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A Penn Genetics Professor Wants to Change How We Think About Race

For most of us, the association of skin color with race is automatic. Sarah Tishkoff’s research shows it’s nothing of the sort.


sarah tishkoff

Artist Angélica Dass rethinks the concept of race by showing the diversity of human skin colors in her global photographic mosaic. Image by Angélica Dass | Humanae Work in Progress (Courtesy of the artist)

Three decades ago, a white couple I know was awaiting the birth of a baby they were adopting. Not long after the delivery, the pediatrician called. “This may be a child of color,” he informed them, presumably in case that news would affect their decision to take the baby home.

At the time, when I heard this story, I was flummoxed. May be a child of color? Come on. Either it was or it wasn’t. Surely you could tell just by looking. Or with a blood test. Or some kind of test. Something as fundamental as race — something that has caused so much trouble and angst in this country, in this world — couldn’t just be a matter of guesswork, could it?

At the time, actually, it could.

Of course, that was 30 years ago, and the interim has seen an explosion of scientific discoveries regarding our genetic makeup. The human genome has been sequenced. Researchers have teased apart the hereditary bases of everything from cancer risk to weight to auburn hair. A host of enterprises like 23andMe, AncestryDNA and MyHeritage promise to pinpoint just where your ancestors came from. And what, exactly, have these scientific advances taught us about race? According to Penn geneticist Sarah Tishkoff, that when it comes down to our genes, there simply isn’t any such thing.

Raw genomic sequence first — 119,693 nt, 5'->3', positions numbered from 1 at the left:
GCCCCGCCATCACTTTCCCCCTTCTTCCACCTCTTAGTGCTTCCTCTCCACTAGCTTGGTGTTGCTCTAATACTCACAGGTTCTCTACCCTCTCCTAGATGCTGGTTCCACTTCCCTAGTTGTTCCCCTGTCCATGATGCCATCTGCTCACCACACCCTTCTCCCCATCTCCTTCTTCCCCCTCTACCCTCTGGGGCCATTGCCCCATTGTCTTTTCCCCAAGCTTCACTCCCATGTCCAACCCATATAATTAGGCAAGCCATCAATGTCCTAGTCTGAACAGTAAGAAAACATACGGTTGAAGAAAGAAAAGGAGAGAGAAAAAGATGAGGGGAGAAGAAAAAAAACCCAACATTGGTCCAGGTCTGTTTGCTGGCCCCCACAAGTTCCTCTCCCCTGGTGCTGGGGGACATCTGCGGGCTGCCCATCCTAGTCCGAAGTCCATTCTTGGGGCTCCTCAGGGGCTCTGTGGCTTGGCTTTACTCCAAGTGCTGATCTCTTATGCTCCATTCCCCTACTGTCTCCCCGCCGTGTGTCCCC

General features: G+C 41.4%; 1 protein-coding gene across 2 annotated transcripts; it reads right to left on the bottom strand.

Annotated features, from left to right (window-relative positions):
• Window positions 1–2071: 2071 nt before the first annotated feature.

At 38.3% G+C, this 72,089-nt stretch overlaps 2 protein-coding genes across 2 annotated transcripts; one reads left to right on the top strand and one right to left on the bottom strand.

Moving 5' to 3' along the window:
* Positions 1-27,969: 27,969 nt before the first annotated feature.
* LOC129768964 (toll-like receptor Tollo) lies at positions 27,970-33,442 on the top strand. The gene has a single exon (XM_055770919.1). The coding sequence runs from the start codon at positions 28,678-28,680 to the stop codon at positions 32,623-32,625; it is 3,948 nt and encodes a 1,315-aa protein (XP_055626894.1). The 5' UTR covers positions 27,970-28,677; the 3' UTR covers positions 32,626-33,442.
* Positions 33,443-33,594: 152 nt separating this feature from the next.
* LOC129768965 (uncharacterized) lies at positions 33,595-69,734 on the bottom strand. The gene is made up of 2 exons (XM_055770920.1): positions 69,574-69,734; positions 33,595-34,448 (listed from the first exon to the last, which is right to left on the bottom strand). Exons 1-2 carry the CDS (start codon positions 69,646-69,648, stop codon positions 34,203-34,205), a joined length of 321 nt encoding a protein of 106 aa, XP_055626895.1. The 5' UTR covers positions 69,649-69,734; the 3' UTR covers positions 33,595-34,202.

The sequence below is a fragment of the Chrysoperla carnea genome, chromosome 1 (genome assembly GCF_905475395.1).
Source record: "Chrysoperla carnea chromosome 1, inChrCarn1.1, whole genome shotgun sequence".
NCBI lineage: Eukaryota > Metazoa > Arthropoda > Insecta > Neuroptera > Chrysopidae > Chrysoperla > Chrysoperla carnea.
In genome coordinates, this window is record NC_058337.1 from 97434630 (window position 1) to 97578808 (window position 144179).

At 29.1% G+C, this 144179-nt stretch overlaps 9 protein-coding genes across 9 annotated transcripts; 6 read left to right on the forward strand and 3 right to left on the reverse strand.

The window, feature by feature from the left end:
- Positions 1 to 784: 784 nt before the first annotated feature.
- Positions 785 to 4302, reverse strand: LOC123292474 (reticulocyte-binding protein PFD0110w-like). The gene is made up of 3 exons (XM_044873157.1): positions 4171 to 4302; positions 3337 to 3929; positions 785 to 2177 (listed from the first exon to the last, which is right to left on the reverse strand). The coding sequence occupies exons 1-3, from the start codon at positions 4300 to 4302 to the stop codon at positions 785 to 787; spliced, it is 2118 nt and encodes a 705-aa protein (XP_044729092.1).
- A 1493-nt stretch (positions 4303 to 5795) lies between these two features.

In her field, Tishkoff, 53, is a Really Big Deal — or, as the National Academy of Sciences puts it, “a leading global expert in human evolutionary genetics.” After reading Margaret Mead’s Coming of Age in Samoa while coming of age in Oregon, she earned a bachelor’s degree in anthropology and genetics at UC Berkeley and master’s and PhD degrees in genetics from Yale. In her 11 years at Penn, she’s won a slew of honors; this month, the American Society of Human Genetics will present her with its prestigious Curt Stern Award for “significant scientific contributions during the past decade.” Some of her work involves genetics and disease risk, but mostly she studies the history and evolution of African populations through their genes.

“If you ask people on the street what ‘race’ means, skin color is the number one thing they’ll say,” Tishkoff tells me in a phone interview; she’s just back from abroad and too busy for a face-to-face. Our skin color is tied to our genes, but the idea of “race” reflects history and culture rather than genetic differences. “Take the racial classifications in our census,” Tishkoff says. “When you check the box that says ‘Hispanic,’ what does that mean? Someone who’s Hispanic can have differing amounts of African, European, Native American, Latin American heritage. It’s not a genetically pure group. It’s very heterogeneous.”